To use your example, the guy needs to climb a wall to get to the other side, not drive cross-country to get around the wall. Would you give him a Minivan or Rock Climbing equipment?
I’ve considered doing the exact same thing with my home automation audio setup so I could route music (from the same channel) through different speakers. Or even enable them all at once.
But is the audio quality acceptable? I’m not an audiophile, I can’t even hear the difference on most Youtube 480p and 1080p videos? (As many say you should be supposed to do?)
Taken up a couple notches for home automation.
Watch the video to understand its full effect.
Hum… this gave me a idea, i will use a arduino to act as a controller on my flush toilet.
So when i press a button on a breadboard, the arduino makes something move the flush mechanism.
This got me thinking. Wouldn’t it be possible to make a very simple circuit that would be triggered by a very specific frequency sent through the audio? And then trigger the relay.
Yes there’s a very easy circuit that’s triggered by a specific frequency. As others said it’s called a “DPDT Switch” and the frequency is pretty tolerant – any old rising or falling edge at any speed will do.
Seriously folks, this is crazy talk and gives things like the Arduino a bad rep. Fun little project maybe, but about a gazillion times overkill and takes orders of magnitude more time to switch the audio (move away from your game or work, launch program/browser, click buttons).
Ok quick though of ways to do this sorted by easiest to most difficult, and similarly sorted from cheapest to most expensive:
– Use a y-splitter
– Use a simple switch wired to the front of the chassis to switch the audio lines
– Use a switch to switch the relays if need be
– Use 2 opamps configured as simple buffers giving you 2 dedicated outputs
Ok ok I get it Aduino.
– Use the Parallel port
– Use the serial port
– Use the USB port
But really? An Ethernet shield? For something local?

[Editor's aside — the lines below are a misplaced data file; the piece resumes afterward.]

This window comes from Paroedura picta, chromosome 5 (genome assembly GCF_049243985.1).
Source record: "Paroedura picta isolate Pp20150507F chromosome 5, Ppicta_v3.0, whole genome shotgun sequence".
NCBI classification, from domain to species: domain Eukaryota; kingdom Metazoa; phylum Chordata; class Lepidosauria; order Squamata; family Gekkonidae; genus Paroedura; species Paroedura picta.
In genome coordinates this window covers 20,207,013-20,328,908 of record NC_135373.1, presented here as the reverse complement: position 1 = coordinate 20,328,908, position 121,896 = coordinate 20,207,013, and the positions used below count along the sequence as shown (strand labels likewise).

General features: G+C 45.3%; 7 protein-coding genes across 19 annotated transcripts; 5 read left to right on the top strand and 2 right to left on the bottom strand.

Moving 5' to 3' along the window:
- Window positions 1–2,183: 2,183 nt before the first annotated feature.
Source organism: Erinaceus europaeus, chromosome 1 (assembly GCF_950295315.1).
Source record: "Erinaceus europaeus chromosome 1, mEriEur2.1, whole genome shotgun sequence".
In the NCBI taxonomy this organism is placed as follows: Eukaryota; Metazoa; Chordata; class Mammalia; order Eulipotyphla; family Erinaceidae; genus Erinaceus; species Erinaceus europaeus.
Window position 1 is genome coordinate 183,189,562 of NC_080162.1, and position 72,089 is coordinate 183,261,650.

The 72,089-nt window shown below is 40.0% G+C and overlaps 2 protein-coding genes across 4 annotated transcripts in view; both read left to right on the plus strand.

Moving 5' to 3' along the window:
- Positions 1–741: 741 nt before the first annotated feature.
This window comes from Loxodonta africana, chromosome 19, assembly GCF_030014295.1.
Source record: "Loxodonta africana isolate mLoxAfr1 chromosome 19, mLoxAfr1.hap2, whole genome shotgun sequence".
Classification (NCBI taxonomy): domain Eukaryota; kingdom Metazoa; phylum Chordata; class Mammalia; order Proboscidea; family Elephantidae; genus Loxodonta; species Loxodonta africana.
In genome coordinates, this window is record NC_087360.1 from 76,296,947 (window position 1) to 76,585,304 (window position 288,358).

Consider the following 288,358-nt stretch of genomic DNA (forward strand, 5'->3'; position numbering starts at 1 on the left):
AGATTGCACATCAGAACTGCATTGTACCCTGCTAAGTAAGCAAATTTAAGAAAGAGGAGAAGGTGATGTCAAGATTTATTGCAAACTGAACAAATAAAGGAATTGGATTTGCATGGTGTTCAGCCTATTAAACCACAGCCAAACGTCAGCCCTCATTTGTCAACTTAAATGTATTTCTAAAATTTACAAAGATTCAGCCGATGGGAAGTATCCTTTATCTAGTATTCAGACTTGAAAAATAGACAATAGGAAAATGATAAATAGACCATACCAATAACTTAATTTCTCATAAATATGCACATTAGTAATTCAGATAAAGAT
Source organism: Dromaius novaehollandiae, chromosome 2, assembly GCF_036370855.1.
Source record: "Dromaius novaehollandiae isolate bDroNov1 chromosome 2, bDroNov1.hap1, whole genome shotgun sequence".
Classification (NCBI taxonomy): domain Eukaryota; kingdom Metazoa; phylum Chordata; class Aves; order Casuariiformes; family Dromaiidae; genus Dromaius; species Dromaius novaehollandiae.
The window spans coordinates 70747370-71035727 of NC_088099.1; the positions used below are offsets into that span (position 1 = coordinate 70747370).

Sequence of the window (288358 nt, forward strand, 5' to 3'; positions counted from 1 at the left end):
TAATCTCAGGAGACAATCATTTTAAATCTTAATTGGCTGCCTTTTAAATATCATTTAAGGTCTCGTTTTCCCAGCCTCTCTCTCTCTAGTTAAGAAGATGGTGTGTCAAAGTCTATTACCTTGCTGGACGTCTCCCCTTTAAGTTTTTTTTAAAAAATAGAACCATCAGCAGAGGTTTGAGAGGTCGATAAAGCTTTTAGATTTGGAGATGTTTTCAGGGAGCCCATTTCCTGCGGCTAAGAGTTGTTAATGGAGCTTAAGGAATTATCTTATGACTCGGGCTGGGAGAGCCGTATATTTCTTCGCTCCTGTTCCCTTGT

I REALLY hope that this was nothing more than an educational experiment to do something with Ethernet.
I tried this a while back and I see he made the same mistake I made the first time…his wires are not shielded. I bet his speakers make a terrible noise when he makes a cell phone call.
I later came up with a better idea…using high resistance pots let me mix and swap channels; I can use the right channel from one source with the left from another, I can mix the stereo channels together at various volumes, and I can shut off channels too.
I use a Y splitter, the sound quality is fine. Unless your driving huge studio speakers (if you are you should have headphone out and line out on your computer) It’s fine.
That, and I have a headphone port on the front and back of my computer, so it’s not that hard to reach up and swap them.
Wow, this is the most overkill project since the Arduino water-cooled LED blinker.
Audio coupling transformers will eliminate ground loops. Google packet or psk or data interface for amateur radio for design ideas.
Perhaps an i2c controlled AV switch as well…
A simple 3.5mm spliter works just as well. Just turn off the speakers when you dont want them.
Wow, my shameful past as caught up with me :)
Seen this linked on another article. Think I may still have that bit of veroboard lying round somewhere.
Totally agree it was overkill, but in my defence I was bored and it was raining, dammit :)